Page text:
Results for 'Clifton McIntosh'

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  1. Skolem's Criticisms of Set Theory.Clifton McIntosh - 1979 - Noûs 13 (3):313-334.
  2.  17
    Resnik Michael D.. Frege and the Philosophy of Mathematics. Cornell University Press, Ithaca and London 1980, 244 Pp. [REVIEW]Clifton McIntosh - 1982 - Journal of Symbolic Logic 47 (2):475-476.
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  3.  4
    Frege and the Philosophy of Mathematics.Clifton McIntosh - 1980 - Journal of Symbolic Logic 47 (2):475-476.
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  4.  29
    The Structure of Empirical Knowledge.Clifton McIntosh - 1988 - Teaching Philosophy 11 (2):181-183.
  5.  4
    Review: Michael D. Resnik, Frege and the Philosophy of Mathematics. [REVIEW]Clifton McIntosh - 1982 - Journal of Symbolic Logic 47 (2):475-476.
  6.  27
    Rodney A. Clifton 25.Rodney A. Clifton - forthcoming - Journal of Thought.
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  7. Maximal Beable Subalgebras of Quantum-Mechanical Observables.Hans Halvorson & Rob Clifton - 1999 - International Journal of Theoretical Physics 38:2441-2484.
    The centerpiece of Jeffrey Bub's book Interpreting the Quantum World is a theorem (Bub and Clifton 1996) which correlates each member of a large class of no-collapse interpretations with some 'privileged observable'. In particular, the Bub-Clifton theorem determines the unique maximal sublattice L(R,e) of propositions such that (a) elements of L(R,e) can be simultaneously determinate in state e, (b) L(R,e) contains the spectral projections of the privileged observable R, and (c) L(R,e) is picked out by R and e (...)
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  8. Nonlocal Influences and Possible Worlds—A Stapp in the Wrong Direction.Robert K. Clifton, Jeremy N. Butterfield & Michael L. G. Redhead - 1990 - British Journal for the Philosophy of Science 41 (1):5-58.
    give a proof of the existence of nonlocal influences acting on correlated spin-1/2 particles in the singlet state which does not require any particular interpretation of quantum mechanics (QM). (Except Stapp holds that the proof fails under a many-worlds interpretation of QM—a claim we analyse in 1.2.) Recently, in responding to Redhead's ([1987], pp. 90-6) criticism that the Stapp 1 proof fails under an indeterministic interpretation of QM, Stapp [1989] (henceforth Stapp 2), has revised the logical structure of his proof (...)
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  9.  89
    Revised Proof of the Uniqueness Theorem for ‘No Collapse’ Interpretations of Quantum Mechanics.Jeffrey Bub, Rob Clifton & Sheldon Goldstein - 2000 - Studies in History and Philosophy of Science Part B: Studies in History and Philosophy of Modern Physics 31 (1):95-98.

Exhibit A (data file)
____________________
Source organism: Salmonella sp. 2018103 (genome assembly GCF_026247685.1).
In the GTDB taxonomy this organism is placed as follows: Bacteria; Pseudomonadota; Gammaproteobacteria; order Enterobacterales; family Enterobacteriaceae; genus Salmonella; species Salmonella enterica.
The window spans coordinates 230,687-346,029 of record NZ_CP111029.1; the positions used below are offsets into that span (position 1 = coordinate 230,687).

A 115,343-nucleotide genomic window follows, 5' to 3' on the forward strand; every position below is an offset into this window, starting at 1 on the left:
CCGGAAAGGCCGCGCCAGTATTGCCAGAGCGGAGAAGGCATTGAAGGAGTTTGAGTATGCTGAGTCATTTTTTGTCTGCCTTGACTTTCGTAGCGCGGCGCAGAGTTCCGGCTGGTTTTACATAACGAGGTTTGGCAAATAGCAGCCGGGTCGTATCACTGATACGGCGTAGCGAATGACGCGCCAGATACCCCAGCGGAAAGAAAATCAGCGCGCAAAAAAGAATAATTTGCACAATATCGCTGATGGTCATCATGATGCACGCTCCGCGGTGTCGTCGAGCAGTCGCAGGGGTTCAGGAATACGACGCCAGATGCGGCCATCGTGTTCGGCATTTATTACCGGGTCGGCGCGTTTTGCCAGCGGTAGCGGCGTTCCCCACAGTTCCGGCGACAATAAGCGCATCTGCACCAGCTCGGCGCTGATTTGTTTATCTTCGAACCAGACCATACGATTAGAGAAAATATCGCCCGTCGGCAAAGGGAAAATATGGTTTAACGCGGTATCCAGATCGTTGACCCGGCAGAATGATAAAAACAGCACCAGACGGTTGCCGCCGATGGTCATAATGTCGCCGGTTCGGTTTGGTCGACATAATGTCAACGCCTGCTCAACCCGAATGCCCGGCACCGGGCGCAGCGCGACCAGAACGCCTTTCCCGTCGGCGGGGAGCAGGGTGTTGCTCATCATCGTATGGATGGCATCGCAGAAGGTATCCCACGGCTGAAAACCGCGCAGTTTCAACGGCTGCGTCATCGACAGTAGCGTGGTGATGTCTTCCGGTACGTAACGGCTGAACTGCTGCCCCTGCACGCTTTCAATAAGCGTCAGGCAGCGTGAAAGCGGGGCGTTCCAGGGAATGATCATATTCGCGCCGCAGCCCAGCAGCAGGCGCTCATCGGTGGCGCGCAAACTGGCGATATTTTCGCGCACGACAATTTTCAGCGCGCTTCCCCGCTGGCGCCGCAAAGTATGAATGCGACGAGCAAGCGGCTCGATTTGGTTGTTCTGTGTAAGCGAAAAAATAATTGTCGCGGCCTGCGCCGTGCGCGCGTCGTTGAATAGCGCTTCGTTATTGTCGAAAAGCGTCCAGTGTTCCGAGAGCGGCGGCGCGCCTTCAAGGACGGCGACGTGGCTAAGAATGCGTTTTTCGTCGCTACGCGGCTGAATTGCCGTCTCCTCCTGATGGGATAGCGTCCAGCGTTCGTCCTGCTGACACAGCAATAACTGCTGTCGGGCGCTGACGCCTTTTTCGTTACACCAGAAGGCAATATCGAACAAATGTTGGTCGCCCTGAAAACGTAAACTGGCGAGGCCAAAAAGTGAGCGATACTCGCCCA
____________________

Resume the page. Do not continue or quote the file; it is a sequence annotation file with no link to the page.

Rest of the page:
We show that the Bub-Clifton uniqueness theorem (1996) for 'no collapse' interpretations of quantum mechanics can be proved without the 'weak separability' assumption.
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  10.  78
    Quantum Entanglements: Selected Papers.Rob Clifton - 2004 - Oxford University Press.
    Rob Clifton was one of the most brilliant and productive researchers in the foundations and philosophy of quantum theory, who died tragically at the age of 38. Jeremy Butterfield and Hans Halvorson collect fourteen of his finest papers here, drawn from the latter part of his career (1995-2002), all of which combine exciting philosophical discussion with rigorous mathematical results. Many of these papers break wholly new ground, either conceptually or technically. Others resolve a vague controversy intoa precise technical problem, (...)
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  11. Characterizing Quantum Theory in Terms of Information-Theoretic Constraints.Rob Clifton, Jeffrey Bub & Hans Halvorson - 2002 - Foundations of Physics 33 (11):1561-1591.
    We show that three fundamental information-theoretic constraints -- the impossibility of superluminal information transfer between two physical systems by performing measurements on one of them, the impossibility of broadcasting the information contained in an unknown physical state, and the impossibility of unconditionally secure bit commitment -- suffice to entail that the observables and state space of a physical theory are quantum-mechanical. We demonstrate the converse derivation in part, and consider the implications of alternative answers to a remaining open question about (...)